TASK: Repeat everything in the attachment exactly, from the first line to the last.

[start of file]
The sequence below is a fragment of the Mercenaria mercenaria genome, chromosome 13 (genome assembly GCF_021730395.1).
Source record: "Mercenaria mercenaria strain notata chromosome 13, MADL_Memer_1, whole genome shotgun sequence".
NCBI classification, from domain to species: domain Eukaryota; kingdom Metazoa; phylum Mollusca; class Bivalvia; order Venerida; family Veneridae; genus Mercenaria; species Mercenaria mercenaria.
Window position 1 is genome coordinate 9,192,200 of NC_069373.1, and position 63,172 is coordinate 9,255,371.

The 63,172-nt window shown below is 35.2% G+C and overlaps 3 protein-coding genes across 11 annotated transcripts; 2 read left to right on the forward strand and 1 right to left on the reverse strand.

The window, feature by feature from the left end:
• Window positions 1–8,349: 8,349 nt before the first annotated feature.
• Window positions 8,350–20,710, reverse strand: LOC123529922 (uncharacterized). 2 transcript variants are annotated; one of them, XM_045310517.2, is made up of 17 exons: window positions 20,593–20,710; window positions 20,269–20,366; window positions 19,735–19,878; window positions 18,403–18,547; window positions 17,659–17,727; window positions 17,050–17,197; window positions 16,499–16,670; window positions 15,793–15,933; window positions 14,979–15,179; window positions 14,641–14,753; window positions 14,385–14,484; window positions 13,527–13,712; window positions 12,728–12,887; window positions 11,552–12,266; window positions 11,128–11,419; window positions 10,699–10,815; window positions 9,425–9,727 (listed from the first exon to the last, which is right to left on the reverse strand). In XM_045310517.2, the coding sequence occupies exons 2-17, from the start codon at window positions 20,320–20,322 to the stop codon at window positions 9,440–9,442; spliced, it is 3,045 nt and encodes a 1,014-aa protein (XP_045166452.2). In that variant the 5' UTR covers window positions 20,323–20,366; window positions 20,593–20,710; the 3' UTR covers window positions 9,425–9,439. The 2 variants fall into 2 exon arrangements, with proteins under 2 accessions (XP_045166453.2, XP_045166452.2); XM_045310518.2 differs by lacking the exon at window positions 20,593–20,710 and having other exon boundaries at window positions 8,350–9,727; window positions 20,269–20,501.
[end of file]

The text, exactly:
The sequence below is a fragment of the Mercenaria mercenaria genome, chromosome 13 (genome assembly GCF_021730395.1).
Source record: "Mercenaria mercenaria strain notata chromosome 13, MADL_Memer_1, whole genome shotgun sequence".
NCBI classification, from domain to species: domain Eukaryota; kingdom Metazoa; phylum Mollusca; class Bivalvia; order Venerida; family Veneridae; genus Mercenaria; species Mercenaria mercenaria.
Window position 1 is genome coordinate 9,192,200 of NC_069373.1, and position 63,172 is coordinate 9,255,371.

The 63,172-nt window shown below is 35.2% G+C and overlaps 3 protein-coding genes across 11 annotated transcripts; 2 read left to right on the forward strand and 1 right to left on the reverse strand.

The window, feature by feature from the left end:
• Window positions 1–8,349: 8,349 nt before the first annotated feature.
• Window positions 8,350–20,710, reverse strand: LOC123529922 (uncharacterized). 2 transcript variants are annotated; one of them, XM_045310517.2, is made up of 17 exons: window positions 20,593–20,710; window positions 20,269–20,366; window positions 19,735–19,878; window positions 18,403–18,547; window positions 17,659–17,727; window positions 17,050–17,197; window positions 16,499–16,670; window positions 15,793–15,933; window positions 14,979–15,179; window positions 14,641–14,753; window positions 14,385–14,484; window positions 13,527–13,712; window positions 12,728–12,887; window positions 11,552–12,266; window positions 11,128–11,419; window positions 10,699–10,815; window positions 9,425–9,727 (listed from the first exon to the last, which is right to left on the reverse strand). In XM_045310517.2, the coding sequence occupies exons 2-17, from the start codon at window positions 20,320–20,322 to the stop codon at window positions 9,440–9,442; spliced, it is 3,045 nt and encodes a 1,014-aa protein (XP_045166452.2). In that variant the 5' UTR covers window positions 20,323–20,366; window positions 20,593–20,710; the 3' UTR covers window positions 9,425–9,439. The 2 variants fall into 2 exon arrangements, with proteins under 2 accessions (XP_045166453.2, XP_045166452.2); XM_045310518.2 differs by lacking the exon at window positions 20,593–20,710 and having other exon boundaries at window positions 8,350–9,727; window positions 20,269–20,501.